Training and Education

By Joan O’Donnell, DFI

Upskilling and reskilling are important for many people seeking work and especially important to those who may have left school early. So how does a person with a disability gain access to activation and training supports? And are those supports designed to meet people where they are at?

Over the last year, the 33 Vocational Education Committees and 17 FÁS Training Centres across the country came together to form 16 Education and Training Boards (ETBs). They are to provide education and training to people with are referred through Intreo services. However, Intreo services have been designed to support those on the Live Register not anyone on disability related payments.

 

While 10 Intreo offices around the country now offer supports to disabled people, it must be remembered that education and training is only being offered if it is required to gain access to a job. It is not yet clear how those who seek activation and training supports to improve their wellbeing and social inclusion will be supported to do so via Intreo. It is important that literacy and numeracy are given as much attention as highly skilled training opportunities and that disabled people seeking work have access to both.

 

There are concerns that literacy issues are not getting enough attention in the current training landscape. People with weak literacy and numeracy skills are more likely to be unemployed and many of these people have disabilities. Therefore, it should follow that this issue is an important consideration in labour market policy and more particularly activation policy. However, the National Adult Literacy Agency (NALA) is of the view that this is not happening and is concerned that unemployed adults with literacy and numeracy needs, and those with low educational attainment, are not being adequately prioritised for labour market activation. This is despite the fact that with training those who started with poor literacy skills were 29% more likely to exit the live register compared with 11% of the full unemployed population[2].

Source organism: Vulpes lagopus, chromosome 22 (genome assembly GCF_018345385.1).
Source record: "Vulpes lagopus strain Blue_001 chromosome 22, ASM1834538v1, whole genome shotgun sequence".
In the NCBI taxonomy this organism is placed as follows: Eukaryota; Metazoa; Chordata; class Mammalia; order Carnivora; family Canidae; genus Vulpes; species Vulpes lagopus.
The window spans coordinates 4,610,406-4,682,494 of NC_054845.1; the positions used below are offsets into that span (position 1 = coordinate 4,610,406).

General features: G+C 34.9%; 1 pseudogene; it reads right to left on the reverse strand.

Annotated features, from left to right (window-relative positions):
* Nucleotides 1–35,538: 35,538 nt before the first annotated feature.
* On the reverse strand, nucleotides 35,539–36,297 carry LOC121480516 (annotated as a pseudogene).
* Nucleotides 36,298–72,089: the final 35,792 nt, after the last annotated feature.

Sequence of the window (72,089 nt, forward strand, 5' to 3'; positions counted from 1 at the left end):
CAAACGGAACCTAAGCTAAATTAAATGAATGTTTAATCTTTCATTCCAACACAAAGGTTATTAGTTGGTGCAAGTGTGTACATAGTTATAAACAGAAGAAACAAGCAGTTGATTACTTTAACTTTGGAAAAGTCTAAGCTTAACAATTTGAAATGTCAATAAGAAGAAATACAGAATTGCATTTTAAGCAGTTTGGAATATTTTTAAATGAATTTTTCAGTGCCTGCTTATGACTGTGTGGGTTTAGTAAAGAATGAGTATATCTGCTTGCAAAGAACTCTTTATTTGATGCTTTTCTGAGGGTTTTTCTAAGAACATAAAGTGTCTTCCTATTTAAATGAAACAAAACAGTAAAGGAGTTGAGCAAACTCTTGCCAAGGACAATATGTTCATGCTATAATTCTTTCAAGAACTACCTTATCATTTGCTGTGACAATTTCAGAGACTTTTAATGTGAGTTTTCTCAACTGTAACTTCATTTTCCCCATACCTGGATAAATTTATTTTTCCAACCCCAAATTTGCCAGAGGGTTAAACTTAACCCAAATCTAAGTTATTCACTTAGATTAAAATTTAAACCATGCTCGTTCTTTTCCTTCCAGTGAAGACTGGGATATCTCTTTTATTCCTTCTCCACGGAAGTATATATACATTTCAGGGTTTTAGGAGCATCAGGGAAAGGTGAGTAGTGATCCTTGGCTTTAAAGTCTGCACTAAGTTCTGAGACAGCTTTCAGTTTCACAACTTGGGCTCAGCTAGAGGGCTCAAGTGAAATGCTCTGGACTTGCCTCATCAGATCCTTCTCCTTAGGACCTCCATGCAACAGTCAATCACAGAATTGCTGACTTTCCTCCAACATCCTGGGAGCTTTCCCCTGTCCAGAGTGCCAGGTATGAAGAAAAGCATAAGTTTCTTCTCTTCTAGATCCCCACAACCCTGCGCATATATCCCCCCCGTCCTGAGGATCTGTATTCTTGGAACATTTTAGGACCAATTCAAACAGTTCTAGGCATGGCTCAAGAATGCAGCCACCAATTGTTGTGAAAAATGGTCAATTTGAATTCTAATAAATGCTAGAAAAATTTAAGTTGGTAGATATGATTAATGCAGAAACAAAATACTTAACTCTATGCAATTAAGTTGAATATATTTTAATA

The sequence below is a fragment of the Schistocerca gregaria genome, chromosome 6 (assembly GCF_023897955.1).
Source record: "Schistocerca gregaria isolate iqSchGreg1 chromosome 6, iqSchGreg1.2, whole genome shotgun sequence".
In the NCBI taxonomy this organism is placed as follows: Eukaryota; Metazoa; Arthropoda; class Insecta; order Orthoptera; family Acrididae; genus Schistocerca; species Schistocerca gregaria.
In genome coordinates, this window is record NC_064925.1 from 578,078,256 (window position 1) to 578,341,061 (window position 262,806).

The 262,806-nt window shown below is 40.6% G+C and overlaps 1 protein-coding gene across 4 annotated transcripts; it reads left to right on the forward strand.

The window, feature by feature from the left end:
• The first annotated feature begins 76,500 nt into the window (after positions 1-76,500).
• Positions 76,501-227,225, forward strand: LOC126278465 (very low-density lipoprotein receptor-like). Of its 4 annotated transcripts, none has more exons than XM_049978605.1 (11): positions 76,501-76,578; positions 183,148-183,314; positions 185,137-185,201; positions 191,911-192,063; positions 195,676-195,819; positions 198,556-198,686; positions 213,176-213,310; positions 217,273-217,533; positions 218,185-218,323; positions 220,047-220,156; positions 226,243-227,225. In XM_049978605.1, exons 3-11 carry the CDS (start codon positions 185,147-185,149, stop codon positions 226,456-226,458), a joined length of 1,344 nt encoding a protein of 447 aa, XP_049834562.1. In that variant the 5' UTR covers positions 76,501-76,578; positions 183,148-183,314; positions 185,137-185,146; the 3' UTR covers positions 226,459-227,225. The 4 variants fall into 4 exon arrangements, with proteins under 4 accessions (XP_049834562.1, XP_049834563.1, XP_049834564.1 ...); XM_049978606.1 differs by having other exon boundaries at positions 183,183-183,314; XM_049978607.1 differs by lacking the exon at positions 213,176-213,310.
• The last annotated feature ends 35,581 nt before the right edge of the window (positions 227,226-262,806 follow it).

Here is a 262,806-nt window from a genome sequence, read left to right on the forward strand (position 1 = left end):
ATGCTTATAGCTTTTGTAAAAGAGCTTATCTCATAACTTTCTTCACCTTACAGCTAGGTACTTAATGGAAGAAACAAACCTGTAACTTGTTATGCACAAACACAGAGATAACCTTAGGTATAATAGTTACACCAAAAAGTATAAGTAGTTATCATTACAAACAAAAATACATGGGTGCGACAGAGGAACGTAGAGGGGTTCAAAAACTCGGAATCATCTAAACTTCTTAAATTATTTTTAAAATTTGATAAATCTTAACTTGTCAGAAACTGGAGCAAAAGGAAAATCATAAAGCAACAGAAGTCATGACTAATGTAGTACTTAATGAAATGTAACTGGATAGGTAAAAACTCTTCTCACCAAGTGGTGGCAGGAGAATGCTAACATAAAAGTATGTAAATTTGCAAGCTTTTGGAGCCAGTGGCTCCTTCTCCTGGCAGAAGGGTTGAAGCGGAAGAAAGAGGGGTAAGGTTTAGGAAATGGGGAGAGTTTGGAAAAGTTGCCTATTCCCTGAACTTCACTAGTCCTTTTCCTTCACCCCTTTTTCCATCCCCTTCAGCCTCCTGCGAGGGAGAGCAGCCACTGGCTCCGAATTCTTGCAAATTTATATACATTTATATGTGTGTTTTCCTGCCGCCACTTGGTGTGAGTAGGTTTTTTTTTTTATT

At the other end of the labour market activation continuum is Momentum. This is described as an education and training opportunity linked to identified job vacancies and employers in fields with skills shortages. It provides workplace supports including relevant industry certification. It is available only to those on the Live Register however and people on disability payments who require reskilling in order to enter or return to the labour market, who may be considered job ready, cannot apply.

 

NCBI DigiPlace4all Community Event

Thursday May 28th

10.30am - 1pm (Registration, Tea/coffee: 10.00)

Goldsmiths Room 3, Radisson Blu Hotel, Golden Lane, Dublin

 

DigiPlace4all http://ie.digiplace4all.eu is an online peer support community helping people with disabilities build the digital skills needed to transition from VET training to mainstream education & employment.

This morning event will demonstrate the peer support and sharing facilities on the DigiPlace4all community website. It will bring community members together to share their perspectives of using DigiPlace4all, engage with new community members and introduce our Digital Champions.

For an employment perspective, the DigiPlace4all community supports people with disabilities set up one-to-one support with their peers who have first hand experience using the same or similar technology as them to access the workplace.

Employers will also benefit from linking in with other employers who have ensured their work environments are digitally accessible for employees with disabilities.

Please register your interest in attending by emailing Esther Murphy esther.murphy@ncbi.ie or Mark Magennis mark.magennis@ncbi.ie

Facebook link: https://www.facebook.com/digiplace4all



[1] The strategy is still in draft form and is yet to be released by the NDA, who were tasked with the job of developing it along with government departments.

[2] Kelly, E., McGuinness S., O’Connell, P. (2010) Literacy, Numeracy, Activation amongst the Unemployed, ESRI.